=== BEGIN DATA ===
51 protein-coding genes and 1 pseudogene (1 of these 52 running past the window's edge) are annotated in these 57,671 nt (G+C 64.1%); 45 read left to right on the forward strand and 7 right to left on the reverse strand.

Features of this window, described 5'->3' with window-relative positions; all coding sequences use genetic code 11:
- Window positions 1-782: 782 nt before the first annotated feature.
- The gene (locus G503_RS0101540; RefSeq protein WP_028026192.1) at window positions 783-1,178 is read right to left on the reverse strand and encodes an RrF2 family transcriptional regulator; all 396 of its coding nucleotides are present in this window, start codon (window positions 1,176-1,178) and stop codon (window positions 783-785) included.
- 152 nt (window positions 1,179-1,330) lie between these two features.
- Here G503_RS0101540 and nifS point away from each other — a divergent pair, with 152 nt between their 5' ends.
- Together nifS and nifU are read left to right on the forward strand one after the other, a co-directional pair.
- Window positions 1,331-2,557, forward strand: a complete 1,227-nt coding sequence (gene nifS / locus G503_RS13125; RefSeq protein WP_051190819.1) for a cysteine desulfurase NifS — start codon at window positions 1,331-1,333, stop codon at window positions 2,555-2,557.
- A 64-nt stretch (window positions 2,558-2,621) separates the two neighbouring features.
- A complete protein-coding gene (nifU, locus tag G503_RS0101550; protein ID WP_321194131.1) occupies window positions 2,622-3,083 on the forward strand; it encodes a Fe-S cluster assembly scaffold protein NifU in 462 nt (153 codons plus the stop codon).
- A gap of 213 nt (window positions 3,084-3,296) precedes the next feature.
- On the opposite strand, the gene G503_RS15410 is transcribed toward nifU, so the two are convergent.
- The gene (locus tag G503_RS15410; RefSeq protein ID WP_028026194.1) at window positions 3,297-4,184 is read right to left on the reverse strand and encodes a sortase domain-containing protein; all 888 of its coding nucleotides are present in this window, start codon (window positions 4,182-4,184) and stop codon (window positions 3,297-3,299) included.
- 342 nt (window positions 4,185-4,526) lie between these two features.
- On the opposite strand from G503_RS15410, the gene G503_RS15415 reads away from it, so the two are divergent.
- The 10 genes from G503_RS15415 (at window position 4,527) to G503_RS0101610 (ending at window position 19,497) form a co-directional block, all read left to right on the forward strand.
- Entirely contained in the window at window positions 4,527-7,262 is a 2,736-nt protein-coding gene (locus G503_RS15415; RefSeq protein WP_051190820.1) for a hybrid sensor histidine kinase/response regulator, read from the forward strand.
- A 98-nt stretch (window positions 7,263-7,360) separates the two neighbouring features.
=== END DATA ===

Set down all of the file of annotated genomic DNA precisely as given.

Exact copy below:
51 protein-coding genes and 1 pseudogene (1 of these 52 running past the window's edge) are annotated in these 57,671 nt (G+C 64.1%); 45 read left to right on the forward strand and 7 right to left on the reverse strand.

Features of this window, described 5'->3' with window-relative positions; all coding sequences use genetic code 11:
- Window positions 1-782: 782 nt before the first annotated feature.
- The gene (locus G503_RS0101540; RefSeq protein WP_028026192.1) at window positions 783-1,178 is read right to left on the reverse strand and encodes an RrF2 family transcriptional regulator; all 396 of its coding nucleotides are present in this window, start codon (window positions 1,176-1,178) and stop codon (window positions 783-785) included.
- 152 nt (window positions 1,179-1,330) lie between these two features.
- Here G503_RS0101540 and nifS point away from each other — a divergent pair, with 152 nt between their 5' ends.
- Together nifS and nifU are read left to right on the forward strand one after the other, a co-directional pair.
- Window positions 1,331-2,557, forward strand: a complete 1,227-nt coding sequence (gene nifS / locus G503_RS13125; RefSeq protein WP_051190819.1) for a cysteine desulfurase NifS — start codon at window positions 1,331-1,333, stop codon at window positions 2,555-2,557.
- A 64-nt stretch (window positions 2,558-2,621) separates the two neighbouring features.
- A complete protein-coding gene (nifU, locus tag G503_RS0101550; protein ID WP_321194131.1) occupies window positions 2,622-3,083 on the forward strand; it encodes a Fe-S cluster assembly scaffold protein NifU in 462 nt (153 codons plus the stop codon).
- A gap of 213 nt (window positions 3,084-3,296) precedes the next feature.
- On the opposite strand, the gene G503_RS15410 is transcribed toward nifU, so the two are convergent.
- The gene (locus tag G503_RS15410; RefSeq protein ID WP_028026194.1) at window positions 3,297-4,184 is read right to left on the reverse strand and encodes a sortase domain-containing protein; all 888 of its coding nucleotides are present in this window, start codon (window positions 4,182-4,184) and stop codon (window positions 3,297-3,299) included.
- 342 nt (window positions 4,185-4,526) lie between these two features.
- On the opposite strand from G503_RS15410, the gene G503_RS15415 reads away from it, so the two are divergent.
- The 10 genes from G503_RS15415 (at window position 4,527) to G503_RS0101610 (ending at window position 19,497) form a co-directional block, all read left to right on the forward strand.
- Entirely contained in the window at window positions 4,527-7,262 is a 2,736-nt protein-coding gene (locus G503_RS15415; RefSeq protein WP_051190820.1) for a hybrid sensor histidine kinase/response regulator, read from the forward strand.
- A 98-nt stretch (window positions 7,263-7,360) separates the two neighbouring features.